THE FRENCH CONNECTION (1971) Gene Hackman, Roy Scheider. Dir. William Friedkin

 “All right! You put a shiv in my partner. You know what that means? Goddamnit! All winter long I gotta hear him gripe about his bowling scores. Now I’m gonna bust your ass for those three bags and I’m gonna nail you for picking your feet in Poughkeepsie.” - Popeye Doyle to a perp
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“You pick your feet?” That’s Popeye Doyle’s line, the question he asks all the hoods. What does it mean? Absolutely no idea. To this day, I still don’t get what he’s talking about, and I’m all the better for it. Popeye is dangerous, and he’s a reckless, racist, shit-stirring cop who operates on hunches that more often than not get people killed. Does he ever rethink his plans? Nope. He just knows he’s the good guy, they’re the bad guys, and he’s gotta be right in the end. Gene Hackman was Popeye in this film and its sequel, it was his Oscar winning role, and he inhabited it fully. A great character actor for the majority of his career, Popeye was his most memorable. Here he’s partnered with the straight edged Roy Scheider as they seek to bust a major international drug deal in the slums of New York. Sort of the other end of Bullitt, The French Connection had a more complicated plot, main character, AND car chase, believe it or not. I have a hunch the goal of this movie from its inception was probably to outdo Bullitt, and to that end you have to give them credit for succeeding. I personally can’t choose between them, which is why they’re both on this list, but my affection for Bullitt doesn’t blind me from seeing the superior filmmaking and more ambitious goals at work here. Aside from the intricacies of the plot, the atmosphere of this movie is intrusive at every turn. You’re entirely placed in the ghettos of New York City in the 70’s, a universe away from Woody Allen’s upper class neighborhoods. Popeye himself apparently resides in a filthy hole of an apartment some of the time, but lives and breathes violence 24/7, obsessed with busting criminals that can never really be eliminated. It’s a game of wack-a-mole, and no above the law crazy cop can conquer it, only adding to the chaos of what’s right and wrong. Popeye strolls the streets day in and day out, but what’s he doing really? What is he accomplishing? He never questions himself and you’re on his side from the beginning, but by the end you find yourself wondering if you should have been. Is he well intentioned, but sloppy? Crazy like a fox? Or is he just another one of the rats in a sewer that can never be rid of them?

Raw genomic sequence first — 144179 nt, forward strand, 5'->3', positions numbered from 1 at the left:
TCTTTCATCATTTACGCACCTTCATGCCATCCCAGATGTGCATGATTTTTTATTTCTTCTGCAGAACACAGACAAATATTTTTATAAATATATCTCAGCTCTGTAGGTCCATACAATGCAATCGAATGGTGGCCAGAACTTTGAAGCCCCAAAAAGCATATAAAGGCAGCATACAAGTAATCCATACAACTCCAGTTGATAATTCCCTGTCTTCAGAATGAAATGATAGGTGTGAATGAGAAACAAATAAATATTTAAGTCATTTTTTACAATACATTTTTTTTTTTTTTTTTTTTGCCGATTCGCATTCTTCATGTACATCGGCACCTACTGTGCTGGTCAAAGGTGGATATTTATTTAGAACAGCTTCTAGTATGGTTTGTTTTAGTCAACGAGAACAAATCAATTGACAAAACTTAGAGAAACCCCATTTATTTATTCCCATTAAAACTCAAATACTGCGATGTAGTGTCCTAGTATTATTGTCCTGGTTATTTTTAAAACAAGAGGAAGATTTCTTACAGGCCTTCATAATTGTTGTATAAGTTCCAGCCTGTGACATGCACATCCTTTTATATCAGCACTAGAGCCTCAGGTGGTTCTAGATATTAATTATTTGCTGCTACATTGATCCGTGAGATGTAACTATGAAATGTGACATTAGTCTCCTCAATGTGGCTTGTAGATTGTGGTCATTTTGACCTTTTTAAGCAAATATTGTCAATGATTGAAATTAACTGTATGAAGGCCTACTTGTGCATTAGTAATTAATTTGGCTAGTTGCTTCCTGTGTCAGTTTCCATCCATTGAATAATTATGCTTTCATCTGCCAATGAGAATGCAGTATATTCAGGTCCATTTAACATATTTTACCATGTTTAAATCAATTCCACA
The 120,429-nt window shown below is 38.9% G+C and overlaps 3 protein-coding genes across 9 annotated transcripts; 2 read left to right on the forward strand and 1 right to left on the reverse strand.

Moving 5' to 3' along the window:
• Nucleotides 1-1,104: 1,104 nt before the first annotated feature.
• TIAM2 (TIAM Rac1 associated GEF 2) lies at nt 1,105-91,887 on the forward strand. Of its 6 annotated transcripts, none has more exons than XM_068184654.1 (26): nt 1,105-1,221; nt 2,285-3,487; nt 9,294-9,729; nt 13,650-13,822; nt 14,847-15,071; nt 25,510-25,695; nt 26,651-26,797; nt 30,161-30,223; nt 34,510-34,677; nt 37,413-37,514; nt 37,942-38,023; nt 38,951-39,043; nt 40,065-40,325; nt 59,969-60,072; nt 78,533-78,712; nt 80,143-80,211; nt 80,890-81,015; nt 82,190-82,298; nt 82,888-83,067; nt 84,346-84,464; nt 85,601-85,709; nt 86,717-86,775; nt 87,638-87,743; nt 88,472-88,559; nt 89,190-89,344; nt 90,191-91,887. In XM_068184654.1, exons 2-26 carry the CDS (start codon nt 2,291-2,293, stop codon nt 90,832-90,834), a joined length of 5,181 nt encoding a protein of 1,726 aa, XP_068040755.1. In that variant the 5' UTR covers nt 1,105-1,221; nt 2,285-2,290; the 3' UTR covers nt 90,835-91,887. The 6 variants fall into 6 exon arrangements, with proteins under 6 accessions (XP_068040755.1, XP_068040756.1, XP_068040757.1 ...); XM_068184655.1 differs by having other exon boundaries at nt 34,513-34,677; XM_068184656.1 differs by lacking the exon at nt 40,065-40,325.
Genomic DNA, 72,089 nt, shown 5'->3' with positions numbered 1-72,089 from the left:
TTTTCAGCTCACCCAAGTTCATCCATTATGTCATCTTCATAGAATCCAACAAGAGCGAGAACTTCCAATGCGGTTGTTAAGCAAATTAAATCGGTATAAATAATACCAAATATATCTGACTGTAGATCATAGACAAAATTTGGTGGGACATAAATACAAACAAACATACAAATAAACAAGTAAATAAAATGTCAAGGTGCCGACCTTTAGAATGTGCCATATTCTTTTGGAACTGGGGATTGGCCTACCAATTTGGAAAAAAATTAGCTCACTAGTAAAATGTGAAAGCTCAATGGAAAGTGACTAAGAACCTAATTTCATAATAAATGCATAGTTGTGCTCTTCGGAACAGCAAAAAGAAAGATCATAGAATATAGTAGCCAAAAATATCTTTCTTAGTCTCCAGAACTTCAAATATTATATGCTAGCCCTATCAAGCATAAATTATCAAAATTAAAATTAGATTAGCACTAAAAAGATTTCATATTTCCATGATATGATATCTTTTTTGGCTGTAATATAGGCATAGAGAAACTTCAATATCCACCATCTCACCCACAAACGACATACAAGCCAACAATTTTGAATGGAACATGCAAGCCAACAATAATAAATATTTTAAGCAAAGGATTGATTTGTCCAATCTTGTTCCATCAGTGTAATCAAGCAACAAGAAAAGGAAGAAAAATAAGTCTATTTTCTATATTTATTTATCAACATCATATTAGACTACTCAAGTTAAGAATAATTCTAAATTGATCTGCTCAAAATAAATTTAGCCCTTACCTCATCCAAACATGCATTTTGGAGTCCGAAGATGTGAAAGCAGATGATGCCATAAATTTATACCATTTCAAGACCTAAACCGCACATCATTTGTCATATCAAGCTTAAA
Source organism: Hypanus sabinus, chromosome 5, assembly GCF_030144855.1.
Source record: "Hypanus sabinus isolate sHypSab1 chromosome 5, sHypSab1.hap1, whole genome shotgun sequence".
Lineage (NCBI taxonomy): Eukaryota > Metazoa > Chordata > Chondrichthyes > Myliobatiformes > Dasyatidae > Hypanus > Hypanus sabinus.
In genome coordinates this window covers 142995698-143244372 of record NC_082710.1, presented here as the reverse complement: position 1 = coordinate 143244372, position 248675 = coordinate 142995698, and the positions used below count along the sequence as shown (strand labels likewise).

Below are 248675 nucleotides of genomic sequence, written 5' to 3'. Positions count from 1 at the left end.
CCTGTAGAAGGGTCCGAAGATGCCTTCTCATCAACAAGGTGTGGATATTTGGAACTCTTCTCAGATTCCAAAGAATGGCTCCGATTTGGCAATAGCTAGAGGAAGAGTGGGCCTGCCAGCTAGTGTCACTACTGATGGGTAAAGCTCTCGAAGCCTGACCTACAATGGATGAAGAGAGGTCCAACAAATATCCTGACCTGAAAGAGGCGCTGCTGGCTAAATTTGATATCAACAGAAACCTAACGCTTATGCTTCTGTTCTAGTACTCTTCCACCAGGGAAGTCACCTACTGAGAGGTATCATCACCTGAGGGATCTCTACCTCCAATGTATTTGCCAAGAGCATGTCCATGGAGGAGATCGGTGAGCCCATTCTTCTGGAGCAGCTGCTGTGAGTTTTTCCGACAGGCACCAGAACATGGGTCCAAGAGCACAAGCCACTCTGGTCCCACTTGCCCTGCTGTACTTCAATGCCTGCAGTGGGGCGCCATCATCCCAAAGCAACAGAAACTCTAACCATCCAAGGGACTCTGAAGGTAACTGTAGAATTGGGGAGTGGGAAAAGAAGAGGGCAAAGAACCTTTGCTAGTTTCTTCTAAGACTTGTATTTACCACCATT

Original 1971 Trailer:

 

THE BIG HEAT (1953) Glenn Ford, Gloria Grahame. Dir. Fritz Lang

"I'm through with you- but your friends aren't. I'm gonna spread the word that you talked. You're out of business, thief."- Dave Bannion, after shaking down a mob underling
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One of the last film noirs of the 1940’s noir era, a period which spawned some of the most lasting and influential movies of the crime genre, with its antiheroes, femme fatales, and bleak atmosphere crowding into every corner of the screen. This particular one however, is my personal favorite. As dark, unsentimental, and cynical a movie as you’ll ever find to come out of the 1950’s, for the most part a decade that was wholesome, cheery, and brimming with Eisenhower sunniness, at least on the surface. That surface is glimpsed in this film, and then the dark underbelly exposed in a rich and satisfying labyrinth of storytelling. Fritz Lang, the brilliant German director, had a penchant for exploring the dark underworld of corruption and crime. In this, Glenn Ford is Dave Bannion, the hard edged, reckless and somewhat irresponsible cop who singlehandedly takes on the mob after his wife is murdered. He’s a decent guy but pushed to the breaking point, as his entire department is owned by the crime syndicate, forcing him to make rash decisions, further endangering himself and the people he knows. Gloria Grahame (pictured above) is the girlfriend and victim of one of the mobsters (Lee Marvin), and both of them turn in ferocious performances as each one's ultimate role in the plot is methodically unraveled, bit by bit. The brilliance of this movie though, is in the gradual reveal of the true nature of Ford himself, who you uneasily realize will stop at nothing in pursuit of his ultimate goal. There are all kinds of ambiguous undertones here, but part of the fun is trying to figure out what Lang is really saying about human nature, about corruption, and what is or is not justifiable action in pursuit of revenge and exposing the truth. Besides all that, it’s also just a really great detective story. One more note: there is an incredibly famous and still shocking scene in the film involving Grahame and Marvin, so be on the lookout, but trust me, you’ll know it when you see it.